In a recent op-ed piece in the Washington Post, Ronald Daniels, the President of John Hopkins University, said higher education is failing in its responsibility to create informed citizens — a problem the Community Learning Partnership is working to rectify.
As evidence, he cited a recent poll that showed — despite the recent impeachment hearings that dominated the media over the past several months — fewer than a third of Americans actually know what impeachment is.
Daniels listed several other warning signs of the failure of higher education to engage students in the very basics of democratic participation, including:
- A 20-year low in political tolderance
- That young people struggle to distinguish reliable information from misinformation online, and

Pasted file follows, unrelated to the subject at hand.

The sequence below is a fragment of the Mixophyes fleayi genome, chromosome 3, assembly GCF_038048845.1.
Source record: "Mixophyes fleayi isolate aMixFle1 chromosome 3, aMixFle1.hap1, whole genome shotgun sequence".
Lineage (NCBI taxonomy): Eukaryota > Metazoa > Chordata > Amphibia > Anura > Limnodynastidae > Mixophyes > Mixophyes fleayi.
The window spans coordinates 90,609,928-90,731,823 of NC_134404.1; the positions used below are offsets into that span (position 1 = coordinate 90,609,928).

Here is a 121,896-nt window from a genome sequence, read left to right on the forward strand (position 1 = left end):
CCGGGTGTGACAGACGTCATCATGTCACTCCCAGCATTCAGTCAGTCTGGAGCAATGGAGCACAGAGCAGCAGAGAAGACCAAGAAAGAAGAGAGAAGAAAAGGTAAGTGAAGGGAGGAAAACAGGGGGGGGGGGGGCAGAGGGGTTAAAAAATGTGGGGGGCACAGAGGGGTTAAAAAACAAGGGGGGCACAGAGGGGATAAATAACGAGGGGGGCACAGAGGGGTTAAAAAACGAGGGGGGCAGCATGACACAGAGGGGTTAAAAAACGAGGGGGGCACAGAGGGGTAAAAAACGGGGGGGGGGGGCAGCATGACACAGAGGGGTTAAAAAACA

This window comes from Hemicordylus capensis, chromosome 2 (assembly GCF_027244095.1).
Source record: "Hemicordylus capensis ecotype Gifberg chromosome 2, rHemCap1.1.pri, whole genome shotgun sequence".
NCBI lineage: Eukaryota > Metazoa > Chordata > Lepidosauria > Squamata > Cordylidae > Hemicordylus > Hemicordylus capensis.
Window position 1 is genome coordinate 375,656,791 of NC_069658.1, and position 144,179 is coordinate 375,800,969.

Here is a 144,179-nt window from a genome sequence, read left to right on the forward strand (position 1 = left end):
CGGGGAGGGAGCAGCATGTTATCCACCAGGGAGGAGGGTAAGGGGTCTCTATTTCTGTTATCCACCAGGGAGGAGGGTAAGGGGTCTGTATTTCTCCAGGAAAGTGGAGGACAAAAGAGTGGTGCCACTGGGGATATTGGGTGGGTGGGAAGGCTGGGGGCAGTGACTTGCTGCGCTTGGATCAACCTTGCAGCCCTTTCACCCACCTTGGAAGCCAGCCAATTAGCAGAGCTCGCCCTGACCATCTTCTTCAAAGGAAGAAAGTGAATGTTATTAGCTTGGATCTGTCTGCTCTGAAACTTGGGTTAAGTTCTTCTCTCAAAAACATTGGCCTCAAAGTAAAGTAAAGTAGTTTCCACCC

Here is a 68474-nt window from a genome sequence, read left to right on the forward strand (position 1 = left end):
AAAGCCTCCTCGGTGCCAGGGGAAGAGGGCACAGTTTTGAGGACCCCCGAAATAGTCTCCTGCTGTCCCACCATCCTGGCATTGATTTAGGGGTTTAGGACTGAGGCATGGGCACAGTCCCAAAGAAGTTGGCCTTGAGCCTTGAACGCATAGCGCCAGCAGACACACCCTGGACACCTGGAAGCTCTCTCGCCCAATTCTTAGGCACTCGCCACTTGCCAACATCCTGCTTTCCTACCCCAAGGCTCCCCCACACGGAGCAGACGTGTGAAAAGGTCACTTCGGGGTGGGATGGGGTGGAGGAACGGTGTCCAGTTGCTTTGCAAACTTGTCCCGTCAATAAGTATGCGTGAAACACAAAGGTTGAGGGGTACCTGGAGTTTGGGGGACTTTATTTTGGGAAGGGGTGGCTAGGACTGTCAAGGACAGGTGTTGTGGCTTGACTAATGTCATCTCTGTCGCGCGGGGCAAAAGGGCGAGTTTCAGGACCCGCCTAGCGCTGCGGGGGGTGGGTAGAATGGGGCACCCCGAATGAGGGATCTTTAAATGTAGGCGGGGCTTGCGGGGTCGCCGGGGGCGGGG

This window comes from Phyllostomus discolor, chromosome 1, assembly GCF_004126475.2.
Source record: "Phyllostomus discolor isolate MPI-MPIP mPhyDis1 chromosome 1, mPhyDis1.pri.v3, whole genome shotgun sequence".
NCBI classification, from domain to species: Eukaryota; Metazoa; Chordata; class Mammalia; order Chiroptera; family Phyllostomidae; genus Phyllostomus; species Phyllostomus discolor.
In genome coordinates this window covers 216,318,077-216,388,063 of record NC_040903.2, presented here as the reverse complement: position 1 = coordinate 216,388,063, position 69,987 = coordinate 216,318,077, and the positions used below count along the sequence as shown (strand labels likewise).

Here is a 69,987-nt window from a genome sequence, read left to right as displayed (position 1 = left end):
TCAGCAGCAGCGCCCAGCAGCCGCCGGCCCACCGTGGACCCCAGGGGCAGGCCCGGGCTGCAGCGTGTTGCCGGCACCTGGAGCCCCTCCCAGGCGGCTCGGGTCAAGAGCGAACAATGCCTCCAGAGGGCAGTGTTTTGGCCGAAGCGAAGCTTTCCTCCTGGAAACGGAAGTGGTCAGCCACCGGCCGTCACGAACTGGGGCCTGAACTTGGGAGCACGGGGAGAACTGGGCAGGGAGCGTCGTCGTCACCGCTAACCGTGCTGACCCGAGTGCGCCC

- The continuing degradation of the public’s faith in core democratic institutions.
Daniels also makes a clear distinction between “service” and democratic participation. Educational educations have long stressed the importance of giving back to one’s community but, as Daniels notes, this hasn’t prevented the breakdown in student’s basic knowledge of and engagement with the practice of democracy.
“Colleges and universities must train not only engineers, scientists, humanists and business leaders but also citizens,” Daniels concludes. “And we must do so in the hope that our students will help us to build a democracy where the constitutional glass can remain unbroken.”
We at the Community Learning Partnership have long made it our mission to do just this — equip students with the skills they need to be leaders in their communities. We applaud Daniels’ attempt to draw attention to this need, and hope other educational institutions and inspired by the call to action